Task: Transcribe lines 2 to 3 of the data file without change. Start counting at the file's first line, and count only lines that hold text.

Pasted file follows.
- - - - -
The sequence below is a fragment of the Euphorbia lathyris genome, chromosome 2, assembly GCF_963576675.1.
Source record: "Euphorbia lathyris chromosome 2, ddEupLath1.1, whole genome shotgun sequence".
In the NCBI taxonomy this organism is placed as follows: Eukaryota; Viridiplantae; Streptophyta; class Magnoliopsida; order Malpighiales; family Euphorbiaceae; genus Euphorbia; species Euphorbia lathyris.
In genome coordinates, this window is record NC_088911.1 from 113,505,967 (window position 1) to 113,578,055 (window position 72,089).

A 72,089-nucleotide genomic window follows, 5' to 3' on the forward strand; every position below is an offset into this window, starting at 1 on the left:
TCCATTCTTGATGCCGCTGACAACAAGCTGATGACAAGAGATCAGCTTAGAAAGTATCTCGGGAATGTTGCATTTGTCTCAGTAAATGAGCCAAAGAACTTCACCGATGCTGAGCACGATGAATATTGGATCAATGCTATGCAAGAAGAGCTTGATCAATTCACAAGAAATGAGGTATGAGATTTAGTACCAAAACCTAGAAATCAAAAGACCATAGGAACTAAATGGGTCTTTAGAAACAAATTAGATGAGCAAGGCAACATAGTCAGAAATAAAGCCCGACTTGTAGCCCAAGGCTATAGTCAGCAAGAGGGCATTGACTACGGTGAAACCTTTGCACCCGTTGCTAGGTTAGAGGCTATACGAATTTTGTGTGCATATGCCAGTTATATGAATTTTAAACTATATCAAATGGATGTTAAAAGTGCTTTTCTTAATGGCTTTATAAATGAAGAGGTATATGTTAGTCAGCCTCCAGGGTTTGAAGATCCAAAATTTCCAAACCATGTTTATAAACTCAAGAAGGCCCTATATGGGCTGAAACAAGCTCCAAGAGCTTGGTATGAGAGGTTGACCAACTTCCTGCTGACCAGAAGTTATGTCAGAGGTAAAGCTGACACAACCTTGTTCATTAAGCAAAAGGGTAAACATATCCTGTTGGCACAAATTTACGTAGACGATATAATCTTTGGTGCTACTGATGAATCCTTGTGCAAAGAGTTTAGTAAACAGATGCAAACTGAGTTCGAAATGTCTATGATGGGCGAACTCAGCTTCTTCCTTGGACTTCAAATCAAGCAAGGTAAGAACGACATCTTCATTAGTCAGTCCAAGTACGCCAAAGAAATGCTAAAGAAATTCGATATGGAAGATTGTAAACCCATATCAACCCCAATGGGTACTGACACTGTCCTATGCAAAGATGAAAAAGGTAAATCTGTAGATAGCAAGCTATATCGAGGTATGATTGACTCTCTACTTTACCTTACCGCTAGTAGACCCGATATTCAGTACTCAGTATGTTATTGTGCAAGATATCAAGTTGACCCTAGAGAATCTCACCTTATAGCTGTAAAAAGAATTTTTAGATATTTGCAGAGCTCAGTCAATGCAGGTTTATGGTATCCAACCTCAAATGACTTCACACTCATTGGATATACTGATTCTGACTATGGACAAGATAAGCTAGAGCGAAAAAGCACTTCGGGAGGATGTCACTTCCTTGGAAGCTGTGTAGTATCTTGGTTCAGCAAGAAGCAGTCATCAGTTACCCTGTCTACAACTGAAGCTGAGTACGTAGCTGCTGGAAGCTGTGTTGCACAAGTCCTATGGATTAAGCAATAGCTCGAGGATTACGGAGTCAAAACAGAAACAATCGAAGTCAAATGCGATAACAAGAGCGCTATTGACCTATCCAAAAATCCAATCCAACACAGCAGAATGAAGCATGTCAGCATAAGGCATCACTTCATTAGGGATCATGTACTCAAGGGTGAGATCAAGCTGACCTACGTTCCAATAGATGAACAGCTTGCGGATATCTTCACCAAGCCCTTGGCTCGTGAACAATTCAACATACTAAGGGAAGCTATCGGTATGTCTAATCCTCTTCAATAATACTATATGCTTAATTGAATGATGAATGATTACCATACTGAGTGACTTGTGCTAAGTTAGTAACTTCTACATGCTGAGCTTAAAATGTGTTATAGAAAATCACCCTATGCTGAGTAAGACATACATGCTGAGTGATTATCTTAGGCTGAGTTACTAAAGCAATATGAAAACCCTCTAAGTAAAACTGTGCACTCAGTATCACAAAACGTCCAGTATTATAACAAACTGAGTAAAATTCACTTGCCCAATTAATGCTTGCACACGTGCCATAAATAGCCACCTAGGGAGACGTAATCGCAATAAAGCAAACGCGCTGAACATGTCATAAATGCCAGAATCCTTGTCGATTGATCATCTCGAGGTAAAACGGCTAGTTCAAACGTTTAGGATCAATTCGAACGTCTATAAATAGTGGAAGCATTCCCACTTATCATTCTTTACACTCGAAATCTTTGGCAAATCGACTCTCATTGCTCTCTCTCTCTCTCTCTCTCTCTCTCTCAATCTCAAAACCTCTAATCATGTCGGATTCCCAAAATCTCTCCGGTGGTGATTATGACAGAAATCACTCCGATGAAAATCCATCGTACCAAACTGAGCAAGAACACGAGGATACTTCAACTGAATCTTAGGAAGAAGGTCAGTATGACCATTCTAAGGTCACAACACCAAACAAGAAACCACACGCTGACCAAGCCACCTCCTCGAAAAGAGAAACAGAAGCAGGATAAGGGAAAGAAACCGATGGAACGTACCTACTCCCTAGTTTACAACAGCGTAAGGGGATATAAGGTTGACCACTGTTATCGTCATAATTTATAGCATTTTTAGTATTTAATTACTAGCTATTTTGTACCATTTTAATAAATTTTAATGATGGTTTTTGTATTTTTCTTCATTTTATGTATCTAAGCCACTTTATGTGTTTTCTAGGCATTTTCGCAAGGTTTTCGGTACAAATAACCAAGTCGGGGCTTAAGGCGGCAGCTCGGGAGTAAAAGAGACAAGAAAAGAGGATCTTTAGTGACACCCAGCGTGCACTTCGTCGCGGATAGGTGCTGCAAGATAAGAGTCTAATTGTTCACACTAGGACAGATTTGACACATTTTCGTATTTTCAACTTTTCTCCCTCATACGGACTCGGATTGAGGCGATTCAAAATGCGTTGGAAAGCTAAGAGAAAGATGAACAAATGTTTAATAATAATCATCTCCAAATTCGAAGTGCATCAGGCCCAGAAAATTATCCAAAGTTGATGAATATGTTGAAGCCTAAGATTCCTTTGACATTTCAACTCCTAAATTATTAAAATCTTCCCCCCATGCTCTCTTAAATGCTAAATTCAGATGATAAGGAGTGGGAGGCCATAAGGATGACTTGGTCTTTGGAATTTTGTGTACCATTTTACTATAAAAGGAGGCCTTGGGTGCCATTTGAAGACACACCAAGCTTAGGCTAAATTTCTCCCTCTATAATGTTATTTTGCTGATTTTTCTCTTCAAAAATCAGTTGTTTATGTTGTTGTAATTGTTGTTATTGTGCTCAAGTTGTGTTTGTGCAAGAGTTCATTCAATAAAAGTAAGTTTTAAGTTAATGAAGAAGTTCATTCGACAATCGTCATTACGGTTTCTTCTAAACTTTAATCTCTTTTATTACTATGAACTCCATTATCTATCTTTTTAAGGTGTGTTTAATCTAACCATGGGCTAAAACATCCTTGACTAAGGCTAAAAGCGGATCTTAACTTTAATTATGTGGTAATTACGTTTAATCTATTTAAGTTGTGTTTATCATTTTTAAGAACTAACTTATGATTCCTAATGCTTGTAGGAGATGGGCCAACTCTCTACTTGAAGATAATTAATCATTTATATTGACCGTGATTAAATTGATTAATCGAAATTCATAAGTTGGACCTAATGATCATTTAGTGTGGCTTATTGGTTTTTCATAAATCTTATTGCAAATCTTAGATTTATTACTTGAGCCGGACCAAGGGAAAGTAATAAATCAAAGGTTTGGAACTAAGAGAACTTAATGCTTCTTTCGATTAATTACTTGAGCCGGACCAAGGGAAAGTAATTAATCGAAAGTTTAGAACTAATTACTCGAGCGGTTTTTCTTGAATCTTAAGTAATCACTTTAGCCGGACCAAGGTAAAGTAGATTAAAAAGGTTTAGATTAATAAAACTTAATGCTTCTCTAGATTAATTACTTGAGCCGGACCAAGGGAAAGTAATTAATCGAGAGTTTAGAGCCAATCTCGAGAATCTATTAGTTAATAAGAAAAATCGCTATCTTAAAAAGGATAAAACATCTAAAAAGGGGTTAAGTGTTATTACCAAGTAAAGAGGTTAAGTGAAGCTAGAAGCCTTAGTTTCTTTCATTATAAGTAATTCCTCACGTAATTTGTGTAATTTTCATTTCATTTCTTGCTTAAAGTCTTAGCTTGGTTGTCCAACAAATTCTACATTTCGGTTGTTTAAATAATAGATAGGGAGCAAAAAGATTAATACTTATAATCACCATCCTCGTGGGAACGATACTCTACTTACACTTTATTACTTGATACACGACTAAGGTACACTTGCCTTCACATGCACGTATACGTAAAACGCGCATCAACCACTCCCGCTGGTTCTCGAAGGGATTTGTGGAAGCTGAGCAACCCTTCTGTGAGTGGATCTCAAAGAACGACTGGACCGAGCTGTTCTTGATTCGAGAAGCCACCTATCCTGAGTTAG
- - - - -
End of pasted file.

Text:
Source record: "Euphorbia lathyris chromosome 2, ddEupLath1.1, whole genome shotgun sequence".
In the NCBI taxonomy this organism is placed as follows: Eukaryota; Viridiplantae; Streptophyta; class Magnoliopsida; order Malpighiales; family Euphorbiaceae; genus Euphorbia; species Euphorbia lathyris.